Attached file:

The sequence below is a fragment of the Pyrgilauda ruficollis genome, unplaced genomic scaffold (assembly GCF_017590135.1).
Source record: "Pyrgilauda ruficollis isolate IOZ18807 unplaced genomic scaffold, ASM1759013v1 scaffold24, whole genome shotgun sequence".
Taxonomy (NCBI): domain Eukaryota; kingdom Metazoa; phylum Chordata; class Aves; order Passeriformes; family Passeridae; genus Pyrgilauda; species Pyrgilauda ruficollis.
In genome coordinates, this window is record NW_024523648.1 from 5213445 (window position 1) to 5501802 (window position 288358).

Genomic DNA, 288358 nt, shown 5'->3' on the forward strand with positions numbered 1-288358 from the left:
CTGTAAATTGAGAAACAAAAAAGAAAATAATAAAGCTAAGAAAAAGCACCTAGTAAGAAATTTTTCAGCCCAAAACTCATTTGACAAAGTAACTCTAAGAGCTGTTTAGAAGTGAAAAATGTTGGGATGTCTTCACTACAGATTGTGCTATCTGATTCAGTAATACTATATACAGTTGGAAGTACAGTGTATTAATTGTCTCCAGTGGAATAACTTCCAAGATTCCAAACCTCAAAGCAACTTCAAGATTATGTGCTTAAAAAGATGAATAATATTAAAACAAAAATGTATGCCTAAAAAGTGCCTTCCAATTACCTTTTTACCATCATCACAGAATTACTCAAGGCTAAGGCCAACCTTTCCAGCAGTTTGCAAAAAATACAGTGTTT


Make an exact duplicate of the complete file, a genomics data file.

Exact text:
The sequence below is a fragment of the Pyrgilauda ruficollis genome, unplaced genomic scaffold (assembly GCF_017590135.1).
Source record: "Pyrgilauda ruficollis isolate IOZ18807 unplaced genomic scaffold, ASM1759013v1 scaffold24, whole genome shotgun sequence".
Taxonomy (NCBI): domain Eukaryota; kingdom Metazoa; phylum Chordata; class Aves; order Passeriformes; family Passeridae; genus Pyrgilauda; species Pyrgilauda ruficollis.
In genome coordinates, this window is record NW_024523648.1 from 5213445 (window position 1) to 5501802 (window position 288358).

Genomic DNA, 288358 nt, shown 5'->3' on the forward strand with positions numbered 1-288358 from the left:
CTGTAAATTGAGAAACAAAAAAGAAAATAATAAAGCTAAGAAAAAGCACCTAGTAAGAAATTTTTCAGCCCAAAACTCATTTGACAAAGTAACTCTAAGAGCTGTTTAGAAGTGAAAAATGTTGGGATGTCTTCACTACAGATTGTGCTATCTGATTCAGTAATACTATATACAGTTGGAAGTACAGTGTATTAATTGTCTCCAGTGGAATAACTTCCAAGATTCCAAACCTCAAAGCAACTTCAAGATTATGTGCTTAAAAAGATGAATAATATTAAAACAAAAATGTATGCCTAAAAAGTGCCTTCCAATTACCTTTTTACCATCATCACAGAATTACTCAAGGCTAAGGCCAACCTTTCCAGCAGTTTGCAAAAAATACAGTGTTT